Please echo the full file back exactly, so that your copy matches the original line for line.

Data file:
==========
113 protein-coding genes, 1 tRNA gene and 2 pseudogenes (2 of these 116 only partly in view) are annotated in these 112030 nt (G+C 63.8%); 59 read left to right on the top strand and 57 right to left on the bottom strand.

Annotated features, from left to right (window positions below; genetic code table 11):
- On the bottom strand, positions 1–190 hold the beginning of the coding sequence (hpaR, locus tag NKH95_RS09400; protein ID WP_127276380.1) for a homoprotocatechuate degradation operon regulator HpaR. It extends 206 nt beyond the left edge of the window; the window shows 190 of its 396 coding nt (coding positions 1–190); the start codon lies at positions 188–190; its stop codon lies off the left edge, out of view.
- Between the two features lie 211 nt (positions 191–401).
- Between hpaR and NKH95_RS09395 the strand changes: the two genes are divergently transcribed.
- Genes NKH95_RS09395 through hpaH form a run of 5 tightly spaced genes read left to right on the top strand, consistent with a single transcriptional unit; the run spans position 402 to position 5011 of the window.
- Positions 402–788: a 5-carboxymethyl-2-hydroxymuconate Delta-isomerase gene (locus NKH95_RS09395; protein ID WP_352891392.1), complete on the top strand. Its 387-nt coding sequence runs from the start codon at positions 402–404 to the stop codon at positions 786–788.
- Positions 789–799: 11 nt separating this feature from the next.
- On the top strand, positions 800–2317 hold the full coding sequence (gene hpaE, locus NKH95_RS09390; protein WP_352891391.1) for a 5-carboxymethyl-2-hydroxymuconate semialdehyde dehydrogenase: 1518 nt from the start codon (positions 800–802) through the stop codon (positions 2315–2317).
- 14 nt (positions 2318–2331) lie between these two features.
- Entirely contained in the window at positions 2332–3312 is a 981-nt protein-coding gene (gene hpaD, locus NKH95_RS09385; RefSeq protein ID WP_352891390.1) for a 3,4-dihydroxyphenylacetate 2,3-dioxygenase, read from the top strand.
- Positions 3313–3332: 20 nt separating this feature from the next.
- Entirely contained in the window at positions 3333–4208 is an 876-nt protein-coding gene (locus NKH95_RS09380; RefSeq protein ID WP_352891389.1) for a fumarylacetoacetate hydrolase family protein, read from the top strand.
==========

113 protein-coding genes, 1 tRNA gene and 2 pseudogenes (2 of these 116 only partly in view) are annotated in these 112030 nt (G+C 63.8%); 59 read left to right on the top strand and 57 right to left on the bottom strand.

Annotated features, from left to right (window positions below; genetic code table 11):
- On the bottom strand, positions 1–190 hold the beginning of the coding sequence (hpaR, locus tag NKH95_RS09400; protein ID WP_127276380.1) for a homoprotocatechuate degradation operon regulator HpaR. It extends 206 nt beyond the left edge of the window; the window shows 190 of its 396 coding nt (coding positions 1–190); the start codon lies at positions 188–190; its stop codon lies off the left edge, out of view.
- Between the two features lie 211 nt (positions 191–401).
- Between hpaR and NKH95_RS09395 the strand changes: the two genes are divergently transcribed.
- Genes NKH95_RS09395 through hpaH form a run of 5 tightly spaced genes read left to right on the top strand, consistent with a single transcriptional unit; the run spans position 402 to position 5011 of the window.
- Positions 402–788: a 5-carboxymethyl-2-hydroxymuconate Delta-isomerase gene (locus NKH95_RS09395; protein ID WP_352891392.1), complete on the top strand. Its 387-nt coding sequence runs from the start codon at positions 402–404 to the stop codon at positions 786–788.
- Positions 789–799: 11 nt separating this feature from the next.
- On the top strand, positions 800–2317 hold the full coding sequence (gene hpaE, locus NKH95_RS09390; protein WP_352891391.1) for a 5-carboxymethyl-2-hydroxymuconate semialdehyde dehydrogenase: 1518 nt from the start codon (positions 800–802) through the stop codon (positions 2315–2317).
- 14 nt (positions 2318–2331) lie between these two features.
- Entirely contained in the window at positions 2332–3312 is a 981-nt protein-coding gene (gene hpaD, locus NKH95_RS09385; RefSeq protein ID WP_352891390.1) for a 3,4-dihydroxyphenylacetate 2,3-dioxygenase, read from the top strand.
- Positions 3313–3332: 20 nt separating this feature from the next.
- Entirely contained in the window at positions 3333–4208 is an 876-nt protein-coding gene (locus NKH95_RS09380; RefSeq protein ID WP_352891389.1) for a fumarylacetoacetate hydrolase family protein, read from the top strand.